Full disclosure: I am going to be upfront and unapologetic about the fact that I am a Kentucky fan, and I bleed blue. I once missed school for two days following a UK loss to Tennessee at Thompson-Boling Arena. Allan Houston went to the line with for Tennessee with the Volunteers down three; he made the first and missed the second on purpose. He committed a blatant, uncalled lane violation which led to a Tennessee rebound, put back and-1, and a loss for my Wildcats.
I once made a deal with God that I would not attend my high school prom as a junior if only he would let my 1996 Wildcats go all the way. The cute exchange student from Ecuador asked me to go and I really wanted to, but I held my end of the bargain! I was at the corner of Euclid Avenue in 1998 after we won a much-unexpected title experiencing the euphoria of thousands of others around in what was one of the favorite nights of my life.
Having said all that, I am also an educated fan; I know when we deserve praise and when we deserve criticism. I will be the first to admit when we are subpar, but without wondering what Sean Miller is doing next season and if he likes Lexington. I can have a rational conversation with fans of other teams with rational thoughts about UK. My point in telling you all this is because the article you are about to read is coming from a card-carrying member of Big Blue Nation. The difference will be that it will have a significant dose of reality and rationality to show the unfounded hate and disdain that John Calipari endures.
Before Kentucky hired Calipari, I did not fully know the scope of his success or his off-the-court endeavors. I knew we beat his UMass team in the Final Four in 1996 on our way to the title, avenging a loss early season that dethroned Kentucky from our preseason #1 ranking. I knew he had won a ton of games at a school in Massachusetts that should not have been winning like that. I knew at Memphis he was again winning a ton of games, nearly winning a national title, and bringing in the best players in America. I knew that when it came to the college game, Calipari was doing things not many could even do at the blue blood schools, much less UMass and Memphis... albeit with a cloud of "shadiness" around him.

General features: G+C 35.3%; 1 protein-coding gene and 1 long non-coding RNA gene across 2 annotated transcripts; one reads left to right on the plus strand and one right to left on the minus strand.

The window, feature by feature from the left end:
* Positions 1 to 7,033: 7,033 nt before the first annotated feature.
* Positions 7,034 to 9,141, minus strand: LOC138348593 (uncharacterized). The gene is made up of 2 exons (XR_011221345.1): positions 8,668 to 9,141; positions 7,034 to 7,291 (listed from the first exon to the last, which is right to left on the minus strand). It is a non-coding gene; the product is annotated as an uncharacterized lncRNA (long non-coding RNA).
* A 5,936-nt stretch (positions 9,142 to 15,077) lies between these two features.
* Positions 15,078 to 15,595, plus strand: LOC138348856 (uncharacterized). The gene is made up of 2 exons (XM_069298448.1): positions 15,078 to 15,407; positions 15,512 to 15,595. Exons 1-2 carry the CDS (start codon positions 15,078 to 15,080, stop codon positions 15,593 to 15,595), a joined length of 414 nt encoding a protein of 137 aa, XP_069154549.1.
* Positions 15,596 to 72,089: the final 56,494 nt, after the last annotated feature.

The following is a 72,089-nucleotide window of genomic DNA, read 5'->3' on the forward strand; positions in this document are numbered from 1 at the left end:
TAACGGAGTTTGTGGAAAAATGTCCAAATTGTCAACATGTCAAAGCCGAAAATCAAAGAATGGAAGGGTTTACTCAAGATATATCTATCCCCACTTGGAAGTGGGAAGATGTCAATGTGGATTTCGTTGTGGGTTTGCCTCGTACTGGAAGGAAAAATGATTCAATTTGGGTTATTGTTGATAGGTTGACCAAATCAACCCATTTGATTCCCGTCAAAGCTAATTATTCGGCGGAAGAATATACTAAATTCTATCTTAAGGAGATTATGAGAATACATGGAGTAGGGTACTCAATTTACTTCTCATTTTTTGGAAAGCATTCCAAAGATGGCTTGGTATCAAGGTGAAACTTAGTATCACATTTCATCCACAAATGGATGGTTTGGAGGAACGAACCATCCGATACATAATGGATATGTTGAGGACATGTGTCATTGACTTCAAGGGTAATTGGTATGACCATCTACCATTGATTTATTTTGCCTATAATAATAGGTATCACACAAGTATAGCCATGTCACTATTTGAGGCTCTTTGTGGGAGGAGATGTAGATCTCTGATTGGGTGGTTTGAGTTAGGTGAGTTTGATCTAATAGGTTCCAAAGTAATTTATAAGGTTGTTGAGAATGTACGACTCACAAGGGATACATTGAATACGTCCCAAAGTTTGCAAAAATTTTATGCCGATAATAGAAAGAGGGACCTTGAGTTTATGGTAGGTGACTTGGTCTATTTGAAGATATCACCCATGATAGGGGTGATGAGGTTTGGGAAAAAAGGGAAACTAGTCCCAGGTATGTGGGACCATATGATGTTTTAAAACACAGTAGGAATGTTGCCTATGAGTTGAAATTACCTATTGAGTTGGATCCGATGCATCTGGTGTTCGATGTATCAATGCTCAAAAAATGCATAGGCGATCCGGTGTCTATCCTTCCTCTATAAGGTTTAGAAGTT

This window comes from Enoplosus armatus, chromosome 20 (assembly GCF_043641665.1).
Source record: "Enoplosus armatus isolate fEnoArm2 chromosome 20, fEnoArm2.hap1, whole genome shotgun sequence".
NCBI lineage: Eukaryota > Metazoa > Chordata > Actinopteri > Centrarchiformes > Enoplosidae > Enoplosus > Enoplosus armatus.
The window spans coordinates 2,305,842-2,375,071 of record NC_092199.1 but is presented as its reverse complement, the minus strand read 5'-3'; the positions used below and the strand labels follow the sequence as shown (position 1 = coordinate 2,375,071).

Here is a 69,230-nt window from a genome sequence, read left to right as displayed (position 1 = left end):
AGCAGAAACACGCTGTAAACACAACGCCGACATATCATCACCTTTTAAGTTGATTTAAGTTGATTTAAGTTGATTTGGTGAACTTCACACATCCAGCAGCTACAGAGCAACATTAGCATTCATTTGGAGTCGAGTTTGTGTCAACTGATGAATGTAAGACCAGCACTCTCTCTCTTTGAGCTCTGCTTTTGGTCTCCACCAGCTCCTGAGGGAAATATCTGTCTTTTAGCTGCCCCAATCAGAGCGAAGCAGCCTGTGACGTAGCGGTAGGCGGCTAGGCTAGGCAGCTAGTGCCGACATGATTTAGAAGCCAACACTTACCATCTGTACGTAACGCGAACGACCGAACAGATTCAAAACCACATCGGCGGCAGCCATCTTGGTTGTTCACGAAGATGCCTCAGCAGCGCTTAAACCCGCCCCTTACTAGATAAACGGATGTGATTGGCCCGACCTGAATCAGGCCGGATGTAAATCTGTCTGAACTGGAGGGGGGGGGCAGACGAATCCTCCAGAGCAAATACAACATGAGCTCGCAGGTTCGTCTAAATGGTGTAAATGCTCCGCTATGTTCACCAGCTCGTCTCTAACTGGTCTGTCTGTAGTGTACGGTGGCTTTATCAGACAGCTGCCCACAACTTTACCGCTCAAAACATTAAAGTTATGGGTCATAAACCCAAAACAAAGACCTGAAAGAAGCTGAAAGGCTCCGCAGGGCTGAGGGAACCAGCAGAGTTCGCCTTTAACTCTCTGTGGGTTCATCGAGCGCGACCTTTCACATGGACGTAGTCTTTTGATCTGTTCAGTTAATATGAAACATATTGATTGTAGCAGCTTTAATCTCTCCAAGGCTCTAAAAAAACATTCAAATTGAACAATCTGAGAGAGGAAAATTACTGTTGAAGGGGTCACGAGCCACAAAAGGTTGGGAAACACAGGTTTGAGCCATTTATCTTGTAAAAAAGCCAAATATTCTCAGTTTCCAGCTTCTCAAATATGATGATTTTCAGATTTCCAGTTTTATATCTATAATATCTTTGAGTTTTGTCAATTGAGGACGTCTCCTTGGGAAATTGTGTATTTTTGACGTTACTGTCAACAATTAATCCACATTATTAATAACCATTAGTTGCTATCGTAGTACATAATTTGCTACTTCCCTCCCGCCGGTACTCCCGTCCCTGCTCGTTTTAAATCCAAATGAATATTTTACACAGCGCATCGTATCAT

When Tubby Smith left, I recall many people were adamant they did not want "crooked Calipari" at UK, he just did not fit. We wanted Billy Donovan and later we wanted Billy Gillisipie. I will admit, I was a frontrunner in wanting Gillispie, even hoping it was Gillispie and not Donovan... oops. Soon after the debacle that was Billy Clyde, the time came again for a coach. This time around the tide had turned from thinking Calipari was not up to par for UK to wanting him to get us back to glory. I had some concerns: the World Wide Wes rumors were rampant, as were the whispers of every other non-UK fan telling anyone who would listen to get ready for vacated titles, but I was still excited to have a proven winner.
I have learned a lot in Coach Cal's five years in Lexington, but probably the most confusing is the all-out hate so many have for the man. There is no question he is the most polarizing figure in college basketball today. Just mention his name outside the Big Blue Nation and you will get pejorative nicknames like "PayPal Cal," "Calamari," and others. The nicknames and narratives all equal an overwhelming sense of judgment from anyone that wants to give their two cents about it. The Calipari disdain is not confined to just the common fan either; many in the national spotlight have taken Cal to task for anything that can possibly garner a hit on a website.
To get a better idea of just what I am talking about, let's look at a few examples. Just a few weeks ago, shortly after the final horn went off, Sports Illustrated's Pete Thamel wrote an article proclaiming Cal to have been out-coached again, this time by Kevin Ollie. I am certain he had this piece already written and saved and was just dying to release it. The article was titled "Outcoached again, John Calipari showed why he’ll never succeed in the NBA" Consider these two points:
- "Calipari and college basketball are stuck dancing in awkward hands-on-shoulders circles for the rest of his career." I am not sure what is so awkward about the five year run of 3 final fours, 4 elite eights and one national title. It seems like a match made in heaven, actually Pete.
- "The NBA is a players league", "Calipari's me first persona won't fly in the NBA" Thamel must have failed to notice that Calipari actually wrote a book discussing his players first mentality to coaching. Not to mention, anyone with any knowledge of Coach Cal would know the reason it may not be a fit is because he asks his players to sacrifice themselves for the team and be their brothers keeper. That's a bizarre take on Calipari at odds with reality.
- "We've gotten into this situation where integrity is really lacking and that's why I'm glad I'm not coaching. You see, we've got a coach at Kentucky who put two schools on probation and he's still coaching. I really don't understand that." Mind you this coming from a coach who choked a player. I will repeat, he choked a player yet questions Cal's integrity.
- "There's a situation in college basketball that really bothers me beyond anything that's ever bothered me in my career, Kentucky, year before last, started five players in the NCAA Tournament games that had not been to class that semester." Oops, that is false, Coach Knight. They all regularly attended class, and only one player (little used reserve Daniel Orton) did not finish the semester before going pro. Unfortunately for the rest of the nation, Bobby Knight has a lot of opinions and I guess we all just have to lay back and take it, at lest until ESPN's ratings or Knight's mouth end his tenure.